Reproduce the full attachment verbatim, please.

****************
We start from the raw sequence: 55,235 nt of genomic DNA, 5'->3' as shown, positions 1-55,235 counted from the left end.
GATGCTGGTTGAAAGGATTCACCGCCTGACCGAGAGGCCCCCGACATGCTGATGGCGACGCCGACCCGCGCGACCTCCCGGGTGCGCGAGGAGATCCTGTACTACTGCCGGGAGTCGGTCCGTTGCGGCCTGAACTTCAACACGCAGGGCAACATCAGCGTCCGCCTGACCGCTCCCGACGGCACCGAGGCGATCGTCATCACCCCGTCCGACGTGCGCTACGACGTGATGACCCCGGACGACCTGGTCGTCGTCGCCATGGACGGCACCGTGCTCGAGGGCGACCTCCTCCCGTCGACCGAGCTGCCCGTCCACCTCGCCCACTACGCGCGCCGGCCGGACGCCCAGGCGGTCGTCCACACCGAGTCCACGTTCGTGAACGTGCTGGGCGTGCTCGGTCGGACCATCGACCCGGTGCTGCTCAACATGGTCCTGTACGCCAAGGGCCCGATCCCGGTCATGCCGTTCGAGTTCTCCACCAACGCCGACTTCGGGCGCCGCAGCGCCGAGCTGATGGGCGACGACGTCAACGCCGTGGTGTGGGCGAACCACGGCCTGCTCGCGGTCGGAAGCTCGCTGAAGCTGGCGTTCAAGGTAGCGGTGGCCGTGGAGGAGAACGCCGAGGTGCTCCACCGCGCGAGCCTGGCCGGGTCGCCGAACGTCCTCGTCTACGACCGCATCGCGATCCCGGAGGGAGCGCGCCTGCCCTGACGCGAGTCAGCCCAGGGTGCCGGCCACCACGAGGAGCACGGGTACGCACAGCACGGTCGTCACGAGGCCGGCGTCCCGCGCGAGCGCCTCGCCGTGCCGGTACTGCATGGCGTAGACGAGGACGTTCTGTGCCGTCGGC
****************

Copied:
We start from the raw sequence: 55,235 nt of genomic DNA, 5'->3' as shown, positions 1-55,235 counted from the left end.
GATGCTGGTTGAAAGGATTCACCGCCTGACCGAGAGGCCCCCGACATGCTGATGGCGACGCCGACCCGCGCGACCTCCCGGGTGCGCGAGGAGATCCTGTACTACTGCCGGGAGTCGGTCCGTTGCGGCCTGAACTTCAACACGCAGGGCAACATCAGCGTCCGCCTGACCGCTCCCGACGGCACCGAGGCGATCGTCATCACCCCGTCCGACGTGCGCTACGACGTGATGACCCCGGACGACCTGGTCGTCGTCGCCATGGACGGCACCGTGCTCGAGGGCGACCTCCTCCCGTCGACCGAGCTGCCCGTCCACCTCGCCCACTACGCGCGCCGGCCGGACGCCCAGGCGGTCGTCCACACCGAGTCCACGTTCGTGAACGTGCTGGGCGTGCTCGGTCGGACCATCGACCCGGTGCTGCTCAACATGGTCCTGTACGCCAAGGGCCCGATCCCGGTCATGCCGTTCGAGTTCTCCACCAACGCCGACTTCGGGCGCCGCAGCGCCGAGCTGATGGGCGACGACGTCAACGCCGTGGTGTGGGCGAACCACGGCCTGCTCGCGGTCGGAAGCTCGCTGAAGCTGGCGTTCAAGGTAGCGGTGGCCGTGGAGGAGAACGCCGAGGTGCTCCACCGCGCGAGCCTGGCCGGGTCGCCGAACGTCCTCGTCTACGACCGCATCGCGATCCCGGAGGGAGCGCGCCTGCCCTGACGCGAGTCAGCCCAGGGTGCCGGCCACCACGAGGAGCACGGGTACGCACAGCACGGTCGTCACGAGGCCGGCGTCCCGCGCGAGCGCCTCGCCGTGCCGGTACTGCATGGCGTAGACGAGGACGTTCTGTGCCGTCGGC